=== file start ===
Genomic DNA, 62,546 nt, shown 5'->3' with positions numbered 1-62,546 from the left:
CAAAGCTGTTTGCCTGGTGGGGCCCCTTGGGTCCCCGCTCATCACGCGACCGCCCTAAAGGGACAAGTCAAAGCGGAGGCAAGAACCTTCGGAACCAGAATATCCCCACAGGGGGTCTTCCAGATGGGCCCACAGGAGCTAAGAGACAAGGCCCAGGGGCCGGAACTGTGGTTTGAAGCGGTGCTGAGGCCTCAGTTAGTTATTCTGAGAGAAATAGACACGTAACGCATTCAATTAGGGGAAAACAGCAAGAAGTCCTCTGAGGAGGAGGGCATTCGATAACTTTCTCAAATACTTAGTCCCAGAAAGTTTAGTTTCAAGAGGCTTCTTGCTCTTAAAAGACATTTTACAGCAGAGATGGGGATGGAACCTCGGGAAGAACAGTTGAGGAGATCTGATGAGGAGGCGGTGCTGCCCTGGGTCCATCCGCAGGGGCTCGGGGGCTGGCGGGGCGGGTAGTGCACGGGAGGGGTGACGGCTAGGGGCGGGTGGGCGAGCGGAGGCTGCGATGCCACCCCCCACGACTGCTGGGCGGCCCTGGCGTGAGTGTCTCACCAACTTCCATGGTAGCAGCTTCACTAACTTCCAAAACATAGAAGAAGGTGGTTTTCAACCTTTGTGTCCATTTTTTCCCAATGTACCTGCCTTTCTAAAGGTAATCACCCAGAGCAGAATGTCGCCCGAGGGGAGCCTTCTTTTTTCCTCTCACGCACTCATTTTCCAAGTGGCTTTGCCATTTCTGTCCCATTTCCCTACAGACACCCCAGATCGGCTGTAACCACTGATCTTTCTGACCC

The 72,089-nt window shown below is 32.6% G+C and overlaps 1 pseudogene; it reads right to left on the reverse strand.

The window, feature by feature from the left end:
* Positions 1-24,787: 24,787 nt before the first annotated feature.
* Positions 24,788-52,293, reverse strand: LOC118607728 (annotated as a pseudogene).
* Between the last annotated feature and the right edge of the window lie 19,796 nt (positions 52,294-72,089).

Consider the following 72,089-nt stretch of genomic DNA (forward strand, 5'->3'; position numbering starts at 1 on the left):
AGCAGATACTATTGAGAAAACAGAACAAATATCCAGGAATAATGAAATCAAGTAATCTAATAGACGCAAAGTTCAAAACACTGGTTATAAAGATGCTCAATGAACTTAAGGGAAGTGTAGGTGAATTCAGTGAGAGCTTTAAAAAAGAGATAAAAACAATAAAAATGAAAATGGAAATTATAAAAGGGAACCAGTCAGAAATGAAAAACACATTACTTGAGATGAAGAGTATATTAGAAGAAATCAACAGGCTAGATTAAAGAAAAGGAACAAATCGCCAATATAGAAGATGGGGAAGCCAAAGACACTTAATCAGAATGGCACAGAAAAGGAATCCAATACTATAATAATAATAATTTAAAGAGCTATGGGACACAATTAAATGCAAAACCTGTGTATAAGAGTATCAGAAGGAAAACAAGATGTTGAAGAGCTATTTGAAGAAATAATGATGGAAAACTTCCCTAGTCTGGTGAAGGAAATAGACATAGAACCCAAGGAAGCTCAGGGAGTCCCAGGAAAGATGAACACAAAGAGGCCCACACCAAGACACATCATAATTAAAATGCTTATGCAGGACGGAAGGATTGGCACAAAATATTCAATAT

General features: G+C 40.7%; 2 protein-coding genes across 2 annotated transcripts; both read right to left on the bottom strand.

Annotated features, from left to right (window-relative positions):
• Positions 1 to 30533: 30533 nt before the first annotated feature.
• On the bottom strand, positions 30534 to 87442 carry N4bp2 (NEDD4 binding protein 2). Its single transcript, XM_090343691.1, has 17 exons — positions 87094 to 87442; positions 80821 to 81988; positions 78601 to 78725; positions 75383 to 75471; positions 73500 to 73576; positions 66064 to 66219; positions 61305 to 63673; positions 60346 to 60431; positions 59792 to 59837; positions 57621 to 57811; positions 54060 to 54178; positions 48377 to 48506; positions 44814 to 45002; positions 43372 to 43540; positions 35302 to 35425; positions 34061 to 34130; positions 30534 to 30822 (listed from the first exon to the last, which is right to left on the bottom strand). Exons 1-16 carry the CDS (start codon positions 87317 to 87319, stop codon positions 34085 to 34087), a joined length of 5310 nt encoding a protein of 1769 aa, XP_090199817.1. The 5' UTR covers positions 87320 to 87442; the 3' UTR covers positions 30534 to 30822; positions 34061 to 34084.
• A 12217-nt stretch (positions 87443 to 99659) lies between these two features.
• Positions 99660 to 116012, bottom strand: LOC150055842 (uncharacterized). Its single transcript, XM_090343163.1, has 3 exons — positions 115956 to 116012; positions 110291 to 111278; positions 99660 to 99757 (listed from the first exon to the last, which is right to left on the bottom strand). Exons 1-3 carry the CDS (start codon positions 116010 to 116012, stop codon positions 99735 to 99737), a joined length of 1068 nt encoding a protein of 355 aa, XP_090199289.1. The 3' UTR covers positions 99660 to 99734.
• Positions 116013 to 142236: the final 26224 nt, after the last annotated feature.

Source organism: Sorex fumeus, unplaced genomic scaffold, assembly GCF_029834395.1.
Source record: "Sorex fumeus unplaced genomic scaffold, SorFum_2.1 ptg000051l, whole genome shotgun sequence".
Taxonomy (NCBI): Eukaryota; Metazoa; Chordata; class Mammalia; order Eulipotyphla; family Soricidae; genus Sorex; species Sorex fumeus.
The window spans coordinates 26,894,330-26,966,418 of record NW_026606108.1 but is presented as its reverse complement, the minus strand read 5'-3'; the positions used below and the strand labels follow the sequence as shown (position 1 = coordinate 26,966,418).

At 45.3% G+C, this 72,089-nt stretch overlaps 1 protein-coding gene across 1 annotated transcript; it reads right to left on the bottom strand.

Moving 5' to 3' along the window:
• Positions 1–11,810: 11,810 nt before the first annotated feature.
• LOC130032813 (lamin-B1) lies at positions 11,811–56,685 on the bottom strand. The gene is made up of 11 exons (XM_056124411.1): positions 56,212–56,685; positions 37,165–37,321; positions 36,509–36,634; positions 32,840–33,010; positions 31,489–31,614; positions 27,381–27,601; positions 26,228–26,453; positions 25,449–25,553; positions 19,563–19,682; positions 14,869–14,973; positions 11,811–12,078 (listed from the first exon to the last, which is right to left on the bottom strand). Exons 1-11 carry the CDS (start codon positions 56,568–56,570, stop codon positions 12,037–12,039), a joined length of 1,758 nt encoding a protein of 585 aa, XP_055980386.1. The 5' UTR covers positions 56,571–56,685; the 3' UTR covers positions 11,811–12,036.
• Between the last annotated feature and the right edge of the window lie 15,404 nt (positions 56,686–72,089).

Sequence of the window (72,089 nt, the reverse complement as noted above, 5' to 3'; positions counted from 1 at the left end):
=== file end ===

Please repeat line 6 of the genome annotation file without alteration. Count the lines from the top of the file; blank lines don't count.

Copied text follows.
* Positions 24,788-52,293, reverse strand: LOC118607728 (annotated as a pseudogene).